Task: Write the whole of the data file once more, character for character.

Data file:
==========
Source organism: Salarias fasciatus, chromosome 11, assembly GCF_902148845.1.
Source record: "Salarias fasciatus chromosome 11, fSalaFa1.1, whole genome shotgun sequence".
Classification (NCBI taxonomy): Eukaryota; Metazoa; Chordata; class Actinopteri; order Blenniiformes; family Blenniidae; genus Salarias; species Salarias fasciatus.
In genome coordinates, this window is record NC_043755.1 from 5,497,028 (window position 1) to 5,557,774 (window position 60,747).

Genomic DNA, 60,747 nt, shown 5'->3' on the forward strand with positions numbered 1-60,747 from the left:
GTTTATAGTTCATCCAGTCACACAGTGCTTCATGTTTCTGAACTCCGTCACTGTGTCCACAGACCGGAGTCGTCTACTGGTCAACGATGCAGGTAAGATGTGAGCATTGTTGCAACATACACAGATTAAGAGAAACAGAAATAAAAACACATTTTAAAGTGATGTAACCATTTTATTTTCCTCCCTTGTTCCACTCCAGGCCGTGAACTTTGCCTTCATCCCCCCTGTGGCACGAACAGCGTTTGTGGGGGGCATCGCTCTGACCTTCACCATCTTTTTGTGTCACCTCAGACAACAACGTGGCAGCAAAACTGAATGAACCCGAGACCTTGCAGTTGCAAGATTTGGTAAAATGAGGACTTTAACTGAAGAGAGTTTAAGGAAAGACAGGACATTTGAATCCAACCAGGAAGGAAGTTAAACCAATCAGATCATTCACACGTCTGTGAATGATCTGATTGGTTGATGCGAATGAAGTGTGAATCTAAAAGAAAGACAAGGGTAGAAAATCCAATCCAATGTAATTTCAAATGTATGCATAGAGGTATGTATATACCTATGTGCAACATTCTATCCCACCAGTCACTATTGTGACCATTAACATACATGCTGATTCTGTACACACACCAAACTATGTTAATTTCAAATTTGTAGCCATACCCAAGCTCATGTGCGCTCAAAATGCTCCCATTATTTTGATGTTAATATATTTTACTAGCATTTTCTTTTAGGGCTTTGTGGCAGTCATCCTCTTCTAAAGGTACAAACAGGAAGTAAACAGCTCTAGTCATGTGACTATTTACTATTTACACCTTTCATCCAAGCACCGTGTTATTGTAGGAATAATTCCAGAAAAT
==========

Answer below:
Source organism: Salarias fasciatus, chromosome 11, assembly GCF_902148845.1.
Source record: "Salarias fasciatus chromosome 11, fSalaFa1.1, whole genome shotgun sequence".
Classification (NCBI taxonomy): Eukaryota; Metazoa; Chordata; class Actinopteri; order Blenniiformes; family Blenniidae; genus Salarias; species Salarias fasciatus.
In genome coordinates, this window is record NC_043755.1 from 5,497,028 (window position 1) to 5,557,774 (window position 60,747).

Genomic DNA, 60,747 nt, shown 5'->3' on the forward strand with positions numbered 1-60,747 from the left:
GTTTATAGTTCATCCAGTCACACAGTGCTTCATGTTTCTGAACTCCGTCACTGTGTCCACAGACCGGAGTCGTCTACTGGTCAACGATGCAGGTAAGATGTGAGCATTGTTGCAACATACACAGATTAAGAGAAACAGAAATAAAAACACATTTTAAAGTGATGTAACCATTTTATTTTCCTCCCTTGTTCCACTCCAGGCCGTGAACTTTGCCTTCATCCCCCCTGTGGCACGAACAGCGTTTGTGGGGGGCATCGCTCTGACCTTCACCATCTTTTTGTGTCACCTCAGACAACAACGTGGCAGCAAAACTGAATGAACCCGAGACCTTGCAGTTGCAAGATTTGGTAAAATGAGGACTTTAACTGAAGAGAGTTTAAGGAAAGACAGGACATTTGAATCCAACCAGGAAGGAAGTTAAACCAATCAGATCATTCACACGTCTGTGAATGATCTGATTGGTTGATGCGAATGAAGTGTGAATCTAAAAGAAAGACAAGGGTAGAAAATCCAATCCAATGTAATTTCAAATGTATGCATAGAGGTATGTATATACCTATGTGCAACATTCTATCCCACCAGTCACTATTGTGACCATTAACATACATGCTGATTCTGTACACACACCAAACTATGTTAATTTCAAATTTGTAGCCATACCCAAGCTCATGTGCGCTCAAAATGCTCCCATTATTTTGATGTTAATATATTTTACTAGCATTTTCTTTTAGGGCTTTGTGGCAGTCATCCTCTTCTAAAGGTACAAACAGGAAGTAAACAGCTCTAGTCATGTGACTATTTACTATTTACACCTTTCATCCAAGCACCGTGTTATTGTAGGAATAATTCCAGAAAAT